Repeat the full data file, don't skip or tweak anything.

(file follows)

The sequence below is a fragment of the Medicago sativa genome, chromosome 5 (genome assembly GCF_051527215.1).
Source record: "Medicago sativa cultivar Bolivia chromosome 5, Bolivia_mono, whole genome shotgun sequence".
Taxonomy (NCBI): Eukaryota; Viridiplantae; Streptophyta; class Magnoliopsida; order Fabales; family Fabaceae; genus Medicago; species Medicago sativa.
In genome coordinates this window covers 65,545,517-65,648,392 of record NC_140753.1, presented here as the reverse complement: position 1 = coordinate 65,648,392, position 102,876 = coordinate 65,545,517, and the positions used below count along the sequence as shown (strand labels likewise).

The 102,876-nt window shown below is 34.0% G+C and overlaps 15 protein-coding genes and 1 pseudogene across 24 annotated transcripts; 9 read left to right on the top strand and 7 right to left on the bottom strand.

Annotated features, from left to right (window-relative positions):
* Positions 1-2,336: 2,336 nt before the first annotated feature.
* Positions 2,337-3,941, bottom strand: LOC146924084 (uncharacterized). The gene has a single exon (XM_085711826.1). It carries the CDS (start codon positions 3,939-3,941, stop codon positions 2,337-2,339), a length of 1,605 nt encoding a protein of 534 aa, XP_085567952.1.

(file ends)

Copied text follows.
The sequence below is a fragment of the Medicago sativa genome, chromosome 5 (genome assembly GCF_051527215.1).
Source record: "Medicago sativa cultivar Bolivia chromosome 5, Bolivia_mono, whole genome shotgun sequence".
Taxonomy (NCBI): Eukaryota; Viridiplantae; Streptophyta; class Magnoliopsida; order Fabales; family Fabaceae; genus Medicago; species Medicago sativa.
In genome coordinates this window covers 65,545,517-65,648,392 of record NC_140753.1, presented here as the reverse complement: position 1 = coordinate 65,648,392, position 102,876 = coordinate 65,545,517, and the positions used below count along the sequence as shown (strand labels likewise).

The 102,876-nt window shown below is 34.0% G+C and overlaps 15 protein-coding genes and 1 pseudogene across 24 annotated transcripts; 9 read left to right on the top strand and 7 right to left on the bottom strand.

Annotated features, from left to right (window-relative positions):
* Positions 1-2,336: 2,336 nt before the first annotated feature.
* Positions 2,337-3,941, bottom strand: LOC146924084 (uncharacterized). The gene has a single exon (XM_085711826.1). It carries the CDS (start codon positions 3,939-3,941, stop codon positions 2,337-2,339), a length of 1,605 nt encoding a protein of 534 aa, XP_085567952.1.